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Roc Upchurch Discusses Recovery & “Moving Forward” From His Arrest for Domestic Abuse

Not everyone can "move forward," though.


[Trigger warning for discussion of abuse and domestic violence.]

Former Rat Queens artist Roc Upchurch got arrested for domestic violence last year; he stopped illustrating Rat Queens shortly thereafter. Upchurch recently reached out to Comic Book Resources’ Casey Gilley to request an interview with her to discuss his life since; that interview went up today.

In the interview, Upchurch says that although the domestic violence charge will be “wiped off [his] record,” it was still a “mistake.” He elaborates, “I don’t want to downplay this — the court looked at it as a minor thing, but I see it as a major thing. It was horrible. It was the worst thing.” He discusses the counseling program he’s participated in for six months, and his current “need to focus on what I can do to the best of my abilities — being a father, being an artist, and being a good man.” Upchurch plans to return to his former line of work: “I want to get forward momentum in my career and in my life.”

I think it’s worth noting Upchurch does not technically apologize in this interview. He does not use the word “sorry,” nor “apologize/apology,” nor “regret”. He says that he made a “mistake,” which is almost there, but a lot of his language surrounding this “mistake” focuses on the idea of recovery and “moving forward.”

Many responses to the interview that I have seen on social media and in CBR’s forums have been positive; I haven’t exactly done a survey, though, and I have seen a handful of folks expressing discomfort. As for me, I do think it’s good to hear Upchurch describe his counseling and his firm belief that his former actions were a “mistake.” That said, I also think that the Rat Queens fandom  particularly the sector of it that wants Upchurch to return to illustration as soon as possible  needs to understand why some people may not be able to move on from this with as much ease.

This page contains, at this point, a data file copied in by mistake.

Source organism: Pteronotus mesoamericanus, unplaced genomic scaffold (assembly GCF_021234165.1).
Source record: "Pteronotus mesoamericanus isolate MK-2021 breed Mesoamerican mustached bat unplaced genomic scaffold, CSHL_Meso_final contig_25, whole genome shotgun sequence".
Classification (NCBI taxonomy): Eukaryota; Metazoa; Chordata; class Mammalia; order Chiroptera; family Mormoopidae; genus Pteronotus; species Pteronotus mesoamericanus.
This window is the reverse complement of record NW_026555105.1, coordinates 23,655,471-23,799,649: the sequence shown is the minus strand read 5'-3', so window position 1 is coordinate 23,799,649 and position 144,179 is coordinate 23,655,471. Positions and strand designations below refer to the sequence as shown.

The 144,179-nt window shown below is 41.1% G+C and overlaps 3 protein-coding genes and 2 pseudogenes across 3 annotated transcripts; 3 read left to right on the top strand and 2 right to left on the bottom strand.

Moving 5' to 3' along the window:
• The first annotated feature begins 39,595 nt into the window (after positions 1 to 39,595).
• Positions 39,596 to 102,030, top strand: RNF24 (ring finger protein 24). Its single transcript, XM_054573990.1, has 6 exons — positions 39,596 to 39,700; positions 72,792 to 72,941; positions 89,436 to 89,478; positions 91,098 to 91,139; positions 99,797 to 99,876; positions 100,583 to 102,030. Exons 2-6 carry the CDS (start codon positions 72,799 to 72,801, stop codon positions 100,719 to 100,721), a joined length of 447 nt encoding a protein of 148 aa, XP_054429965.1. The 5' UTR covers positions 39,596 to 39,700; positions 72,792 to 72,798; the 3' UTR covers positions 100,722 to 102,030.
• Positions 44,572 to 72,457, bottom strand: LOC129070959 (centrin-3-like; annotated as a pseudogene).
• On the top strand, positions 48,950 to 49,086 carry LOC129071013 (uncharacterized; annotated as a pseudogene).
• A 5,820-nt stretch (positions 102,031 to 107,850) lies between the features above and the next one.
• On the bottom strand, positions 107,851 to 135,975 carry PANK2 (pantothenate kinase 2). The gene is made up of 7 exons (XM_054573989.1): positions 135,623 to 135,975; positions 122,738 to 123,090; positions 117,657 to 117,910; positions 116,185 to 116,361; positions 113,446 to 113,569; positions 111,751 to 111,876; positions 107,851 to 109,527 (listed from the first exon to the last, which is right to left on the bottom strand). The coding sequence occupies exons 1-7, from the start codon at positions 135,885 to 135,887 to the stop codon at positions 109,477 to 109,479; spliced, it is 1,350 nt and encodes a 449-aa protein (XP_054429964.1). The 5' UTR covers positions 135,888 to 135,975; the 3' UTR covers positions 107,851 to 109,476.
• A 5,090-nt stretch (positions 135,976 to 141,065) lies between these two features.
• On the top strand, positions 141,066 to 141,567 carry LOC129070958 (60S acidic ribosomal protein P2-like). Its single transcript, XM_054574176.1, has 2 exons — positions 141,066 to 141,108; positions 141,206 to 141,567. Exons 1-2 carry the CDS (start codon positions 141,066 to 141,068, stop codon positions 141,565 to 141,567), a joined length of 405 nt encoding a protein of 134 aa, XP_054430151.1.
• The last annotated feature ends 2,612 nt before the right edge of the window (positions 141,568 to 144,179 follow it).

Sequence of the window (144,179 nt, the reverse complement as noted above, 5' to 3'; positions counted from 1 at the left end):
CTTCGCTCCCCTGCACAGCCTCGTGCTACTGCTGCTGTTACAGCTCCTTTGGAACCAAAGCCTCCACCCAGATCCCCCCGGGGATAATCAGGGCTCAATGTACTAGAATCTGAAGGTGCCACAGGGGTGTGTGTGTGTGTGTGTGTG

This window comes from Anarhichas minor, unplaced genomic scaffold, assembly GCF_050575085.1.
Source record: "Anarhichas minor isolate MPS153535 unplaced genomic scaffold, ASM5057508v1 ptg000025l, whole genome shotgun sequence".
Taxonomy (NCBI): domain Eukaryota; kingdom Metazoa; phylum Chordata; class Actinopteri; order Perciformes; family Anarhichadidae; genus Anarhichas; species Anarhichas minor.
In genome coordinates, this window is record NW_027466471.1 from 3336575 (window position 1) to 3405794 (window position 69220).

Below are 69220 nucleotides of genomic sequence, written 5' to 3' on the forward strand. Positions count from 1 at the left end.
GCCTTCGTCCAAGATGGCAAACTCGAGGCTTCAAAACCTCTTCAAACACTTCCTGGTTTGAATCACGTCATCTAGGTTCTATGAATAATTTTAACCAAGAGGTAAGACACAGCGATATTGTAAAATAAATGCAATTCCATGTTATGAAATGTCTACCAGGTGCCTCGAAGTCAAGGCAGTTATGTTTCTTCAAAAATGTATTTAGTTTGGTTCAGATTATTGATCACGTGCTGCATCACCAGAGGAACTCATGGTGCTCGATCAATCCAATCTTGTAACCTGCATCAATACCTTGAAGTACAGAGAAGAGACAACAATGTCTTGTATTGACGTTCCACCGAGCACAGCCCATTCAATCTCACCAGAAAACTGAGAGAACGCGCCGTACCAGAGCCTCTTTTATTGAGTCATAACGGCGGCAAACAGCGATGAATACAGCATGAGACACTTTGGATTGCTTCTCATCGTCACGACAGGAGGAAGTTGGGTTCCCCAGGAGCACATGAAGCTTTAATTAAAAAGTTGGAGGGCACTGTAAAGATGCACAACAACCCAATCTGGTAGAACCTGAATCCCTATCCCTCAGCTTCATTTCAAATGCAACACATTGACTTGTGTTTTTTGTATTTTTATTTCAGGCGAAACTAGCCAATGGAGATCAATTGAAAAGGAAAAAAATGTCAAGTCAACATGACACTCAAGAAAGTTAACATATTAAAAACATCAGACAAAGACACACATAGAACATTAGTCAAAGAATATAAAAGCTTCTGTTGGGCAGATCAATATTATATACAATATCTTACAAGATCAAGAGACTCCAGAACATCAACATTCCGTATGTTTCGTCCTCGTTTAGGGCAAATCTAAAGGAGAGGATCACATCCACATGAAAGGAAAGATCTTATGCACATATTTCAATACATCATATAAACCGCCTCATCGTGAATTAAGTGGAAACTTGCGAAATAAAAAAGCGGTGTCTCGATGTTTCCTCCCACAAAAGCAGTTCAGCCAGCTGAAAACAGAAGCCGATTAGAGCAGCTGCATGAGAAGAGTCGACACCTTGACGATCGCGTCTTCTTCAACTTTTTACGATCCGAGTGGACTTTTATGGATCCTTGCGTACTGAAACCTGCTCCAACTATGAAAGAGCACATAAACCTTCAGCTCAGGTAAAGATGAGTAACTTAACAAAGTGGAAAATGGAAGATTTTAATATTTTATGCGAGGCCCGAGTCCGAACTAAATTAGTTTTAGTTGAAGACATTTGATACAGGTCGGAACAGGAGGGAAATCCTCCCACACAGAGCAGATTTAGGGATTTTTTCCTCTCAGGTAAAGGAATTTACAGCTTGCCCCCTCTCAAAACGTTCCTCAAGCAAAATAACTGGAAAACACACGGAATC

Just as with our coverage of Straight Outta Compton, so too is this a case in which it’s important to boost the voices of the abuse survivors. Only a few weeks ago, Upchurch’s ex-wife updated her blog with a post about her former husband’s physical abuse. This recent posting seems to conflict a bit with Upchurch’s statements in this interview, about how he and his ex-wife are “work[ing] together to make things as good as possible for our children.”

Furthermore, his ex-wife’s blog still includes a photo of a 2012 Notice of Substantiation from Delaware Family Services; the document states that the DFS determined that Upchurch was “responsible for an incident of abuse regarding [his] child.” (This photo has circulated on Twitter a bit, but it’s not something that Upchurch mentions in any interview that I can find.) It’s clear that the recovery of Upchurch’s family, which his ex-wife has been documenting with updates every month or so, will be a long and difficult road for them.

I don’t have a happy conclusion, here. I don’t think stories like this can end with a neat wrap-up, which is the crux of it all. Upchurch has undeniable artistic talent, and like I said, I’m glad that he’s in counseling. But the stories told by his ex-wife haunt me, and I think it’s vastly important to remember them, as haunting as they are. Her blog isn’t as “positive” to share as Upchurch’s words; it would be much easier and simpler to share that CBR interview and speak only of forgiveness. But for some, that just may not be possible, and it’s important to remember those experiences as well.

(via Comic Book Resources, image via Magical Geek)

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Maddy Myers, journalist and arts critic, has written for the Boston Phoenix, Paste Magazine, MIT Technology Review, and tons more. She is a host on a videogame podcast called Isometric (, and she plays the keytar in a band called the Robot Knights (